Unforgettable

     I don’t often wax philosophical (mainly because the wax is really painful), but I couldn’t help it last week.
     This happened after the European Court of Justice ruled there is a right to be forgotten.
     A right to be forgotten?
     That was the phrase used in most of the news reports. What the court really said was that people can have search engines remove links to damaging reports about something that’s been resolved. As far as I know, no guys in black suits are going to show up at thousands of doors with memory-erasing guns.
     I hope not, anyway. If they did, I don’t remember that happening.
     What does this really mean? Is it even possible?
     Isn’t the concept the very antithesis of the Internet?
     I had a brief period a couple of years ago that I deeply regret now when I encouraged anyone and everyone to friend me on Facebook. (There was a reason for this, but I’m not repeating it here, so don’t friend me.)
     I won’t be doing that again.
     Suddenly, I was inundated with people telling me how wonderful their spouses were – literally. One woman kept referring to her husband as “Mr. Wonderful.”
     In post after post.
     And there were people informing me of their game scores and imaginary farm statuses.
     And people’s vacation pictures.
     And people’s pictures of themselves at sports events.
     And weird political diatribes.
     I felt brain cells exploding just by looking at Facebook.
     I think you know what I’m going to say next.
     We don’t need a right to be forgotten – we need a right to forget other people.
     I want to be able to instruct all search engines to remove links to anything that will annoy me.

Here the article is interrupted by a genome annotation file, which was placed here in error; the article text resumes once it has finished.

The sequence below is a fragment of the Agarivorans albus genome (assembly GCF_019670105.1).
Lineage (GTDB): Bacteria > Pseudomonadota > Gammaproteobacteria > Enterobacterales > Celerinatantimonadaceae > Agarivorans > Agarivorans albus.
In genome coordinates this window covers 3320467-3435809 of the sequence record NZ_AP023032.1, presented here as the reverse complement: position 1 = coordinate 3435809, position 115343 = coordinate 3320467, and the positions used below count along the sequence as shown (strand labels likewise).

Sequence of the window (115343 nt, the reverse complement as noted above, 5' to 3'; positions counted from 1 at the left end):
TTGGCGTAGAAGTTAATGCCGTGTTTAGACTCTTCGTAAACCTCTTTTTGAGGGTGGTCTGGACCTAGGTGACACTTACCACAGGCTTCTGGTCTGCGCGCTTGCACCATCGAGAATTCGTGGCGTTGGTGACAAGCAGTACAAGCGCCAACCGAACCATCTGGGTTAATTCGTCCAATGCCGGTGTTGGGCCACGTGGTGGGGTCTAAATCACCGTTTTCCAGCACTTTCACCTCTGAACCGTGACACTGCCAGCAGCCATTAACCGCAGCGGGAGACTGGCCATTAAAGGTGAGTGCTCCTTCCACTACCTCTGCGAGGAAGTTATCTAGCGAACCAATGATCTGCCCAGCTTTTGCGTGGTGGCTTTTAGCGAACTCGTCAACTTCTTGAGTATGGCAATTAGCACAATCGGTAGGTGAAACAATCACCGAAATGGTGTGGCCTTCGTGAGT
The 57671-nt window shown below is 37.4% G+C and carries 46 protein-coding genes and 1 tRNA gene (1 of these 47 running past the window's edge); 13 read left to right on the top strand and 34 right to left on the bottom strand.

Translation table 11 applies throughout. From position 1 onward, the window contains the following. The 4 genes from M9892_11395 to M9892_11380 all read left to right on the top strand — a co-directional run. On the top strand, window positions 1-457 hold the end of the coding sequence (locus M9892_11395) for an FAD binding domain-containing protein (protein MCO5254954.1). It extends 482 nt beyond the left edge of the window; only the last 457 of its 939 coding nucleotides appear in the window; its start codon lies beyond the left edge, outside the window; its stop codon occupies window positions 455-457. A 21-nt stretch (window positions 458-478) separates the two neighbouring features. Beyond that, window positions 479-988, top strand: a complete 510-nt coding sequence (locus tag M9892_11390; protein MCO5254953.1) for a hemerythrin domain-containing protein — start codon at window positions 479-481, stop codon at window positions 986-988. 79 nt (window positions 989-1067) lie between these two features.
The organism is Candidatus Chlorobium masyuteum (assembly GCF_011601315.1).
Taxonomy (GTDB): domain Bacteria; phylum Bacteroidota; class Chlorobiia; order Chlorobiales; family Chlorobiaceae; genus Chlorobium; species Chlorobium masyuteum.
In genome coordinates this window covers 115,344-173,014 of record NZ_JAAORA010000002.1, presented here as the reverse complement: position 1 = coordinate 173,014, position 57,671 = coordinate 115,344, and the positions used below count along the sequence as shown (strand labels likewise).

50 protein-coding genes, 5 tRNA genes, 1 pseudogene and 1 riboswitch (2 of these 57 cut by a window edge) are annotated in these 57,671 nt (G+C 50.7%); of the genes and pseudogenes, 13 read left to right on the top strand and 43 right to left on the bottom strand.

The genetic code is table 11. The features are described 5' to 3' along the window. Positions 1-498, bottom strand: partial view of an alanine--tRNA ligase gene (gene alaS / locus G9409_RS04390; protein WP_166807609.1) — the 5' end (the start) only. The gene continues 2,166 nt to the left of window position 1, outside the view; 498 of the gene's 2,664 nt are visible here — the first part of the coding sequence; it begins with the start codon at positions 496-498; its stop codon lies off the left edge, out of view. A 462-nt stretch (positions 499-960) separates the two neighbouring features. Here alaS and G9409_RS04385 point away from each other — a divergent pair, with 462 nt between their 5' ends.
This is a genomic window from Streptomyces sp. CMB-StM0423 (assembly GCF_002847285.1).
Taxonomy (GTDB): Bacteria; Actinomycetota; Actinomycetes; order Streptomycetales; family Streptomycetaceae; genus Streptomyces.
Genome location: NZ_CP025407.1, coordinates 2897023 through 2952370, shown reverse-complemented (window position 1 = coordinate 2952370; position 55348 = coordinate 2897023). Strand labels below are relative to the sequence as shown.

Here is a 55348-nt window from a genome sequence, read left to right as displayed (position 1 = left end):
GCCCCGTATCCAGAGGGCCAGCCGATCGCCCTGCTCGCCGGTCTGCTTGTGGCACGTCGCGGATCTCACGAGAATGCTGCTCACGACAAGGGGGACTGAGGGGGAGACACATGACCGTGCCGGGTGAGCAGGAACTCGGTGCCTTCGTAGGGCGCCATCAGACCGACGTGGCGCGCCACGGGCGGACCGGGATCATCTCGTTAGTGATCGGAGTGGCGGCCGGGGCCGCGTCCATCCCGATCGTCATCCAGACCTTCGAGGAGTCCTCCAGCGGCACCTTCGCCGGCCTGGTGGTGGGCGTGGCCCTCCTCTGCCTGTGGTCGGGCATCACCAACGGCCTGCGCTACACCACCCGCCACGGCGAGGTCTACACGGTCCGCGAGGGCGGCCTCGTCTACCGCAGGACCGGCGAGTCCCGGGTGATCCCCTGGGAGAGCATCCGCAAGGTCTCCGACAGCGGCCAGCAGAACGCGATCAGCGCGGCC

If I can’t have that, I want to be able to annoy others freely. It’s only fair. None of this forgetting nonsense.
     Take the European Court case. The plaintiff (or whatever they call the guy complaining in Europe) wasn’t worried about vomiting-at-party photos or racist rants or nude photos before the lap band surgery. All he wanted was removal of links to some debts that he’d paid.
     If you’re going to get worldwide publicity for setting a precedent, you’d think the links would at least include a couple of hookers, photos of body parts, and maybe a Canadian mayor.
     But no. It was just a few debts that he didn’t want people to know about.
     Can you spot the flaw in this guy’s (or his lawyers’) legal strategy?
     Yep. Now people all around the world know about Mario Costeja González’s debts.
     The links to the debt reports may be gone, but the links to the ruling removing the other links are very much there.
     The only way to have gotten around that would have been to bar links to all reports of the ruling – which would have made the ruling nonexistent.
     Maybe his name could have been edited out, but what’s the point? If you have to request removal of a link, it means there was a link. The cat’s already out of the bag (and the Internet loves cats).
     No, the only solution is the right to add to the story (and annoy others freely).
     Instead of requiring search engines to delete links, require them to add links to the resolution of that debt problem.
     Or to the photos after the lap band surgery.
     Or a statement from your spouse forgiving you.
     Or a rehab report on some Canadian mayor.
     
     A Subtle Attack: In case you missed the news report , a Florida legislator has exposed a sinister attack on America’s youth – “Common Core” educational tests have been designed to “attract every one of your children to be as homosexual as they possibly can.”
     No word yet on how the Common Core is destroying Christmas.
     If you don’t believe this is possible, consider a basic math question: What is the sum one plus one?
     Is the answer “two?”
     Or is the answer “fabulous?”
     It’s easy to manipulate impressionable children and legislators.

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